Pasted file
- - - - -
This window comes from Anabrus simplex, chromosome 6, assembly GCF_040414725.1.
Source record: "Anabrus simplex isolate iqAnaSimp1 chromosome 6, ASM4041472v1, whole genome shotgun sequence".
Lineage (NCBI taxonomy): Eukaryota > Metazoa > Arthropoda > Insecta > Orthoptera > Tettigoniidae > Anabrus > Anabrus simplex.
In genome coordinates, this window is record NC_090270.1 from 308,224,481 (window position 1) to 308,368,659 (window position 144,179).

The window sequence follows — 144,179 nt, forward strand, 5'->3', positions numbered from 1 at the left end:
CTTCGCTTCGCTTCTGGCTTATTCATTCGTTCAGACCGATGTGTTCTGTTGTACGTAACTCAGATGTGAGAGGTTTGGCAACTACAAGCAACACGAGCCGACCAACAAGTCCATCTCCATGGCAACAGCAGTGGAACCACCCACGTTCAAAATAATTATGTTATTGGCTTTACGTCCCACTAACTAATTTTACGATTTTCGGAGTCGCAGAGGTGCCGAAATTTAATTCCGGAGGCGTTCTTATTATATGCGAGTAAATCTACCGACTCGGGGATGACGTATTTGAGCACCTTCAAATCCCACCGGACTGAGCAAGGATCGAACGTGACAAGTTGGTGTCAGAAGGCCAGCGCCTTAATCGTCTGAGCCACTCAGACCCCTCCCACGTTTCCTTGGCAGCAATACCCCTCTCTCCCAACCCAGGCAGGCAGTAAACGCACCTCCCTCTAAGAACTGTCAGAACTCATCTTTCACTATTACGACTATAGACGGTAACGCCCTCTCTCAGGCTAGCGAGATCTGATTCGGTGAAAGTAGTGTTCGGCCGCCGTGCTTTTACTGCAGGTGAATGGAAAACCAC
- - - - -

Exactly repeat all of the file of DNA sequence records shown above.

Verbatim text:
This window comes from Anabrus simplex, chromosome 6, assembly GCF_040414725.1.
Source record: "Anabrus simplex isolate iqAnaSimp1 chromosome 6, ASM4041472v1, whole genome shotgun sequence".
Lineage (NCBI taxonomy): Eukaryota > Metazoa > Arthropoda > Insecta > Orthoptera > Tettigoniidae > Anabrus > Anabrus simplex.
In genome coordinates, this window is record NC_090270.1 from 308,224,481 (window position 1) to 308,368,659 (window position 144,179).

The window sequence follows — 144,179 nt, forward strand, 5'->3', positions numbered from 1 at the left end:
CTTCGCTTCGCTTCTGGCTTATTCATTCGTTCAGACCGATGTGTTCTGTTGTACGTAACTCAGATGTGAGAGGTTTGGCAACTACAAGCAACACGAGCCGACCAACAAGTCCATCTCCATGGCAACAGCAGTGGAACCACCCACGTTCAAAATAATTATGTTATTGGCTTTACGTCCCACTAACTAATTTTACGATTTTCGGAGTCGCAGAGGTGCCGAAATTTAATTCCGGAGGCGTTCTTATTATATGCGAGTAAATCTACCGACTCGGGGATGACGTATTTGAGCACCTTCAAATCCCACCGGACTGAGCAAGGATCGAACGTGACAAGTTGGTGTCAGAAGGCCAGCGCCTTAATCGTCTGAGCCACTCAGACCCCTCCCACGTTTCCTTGGCAGCAATACCCCTCTCTCCCAACCCAGGCAGGCAGTAAACGCACCTCCCTCTAAGAACTGTCAGAACTCATCTTTCACTATTACGACTATAGACGGTAACGCCCTCTCTCAGGCTAGCGAGATCTGATTCGGTGAAAGTAGTGTTCGGCCGCCGTGCTTTTACTGCAGGTGAATGGAAAACCAC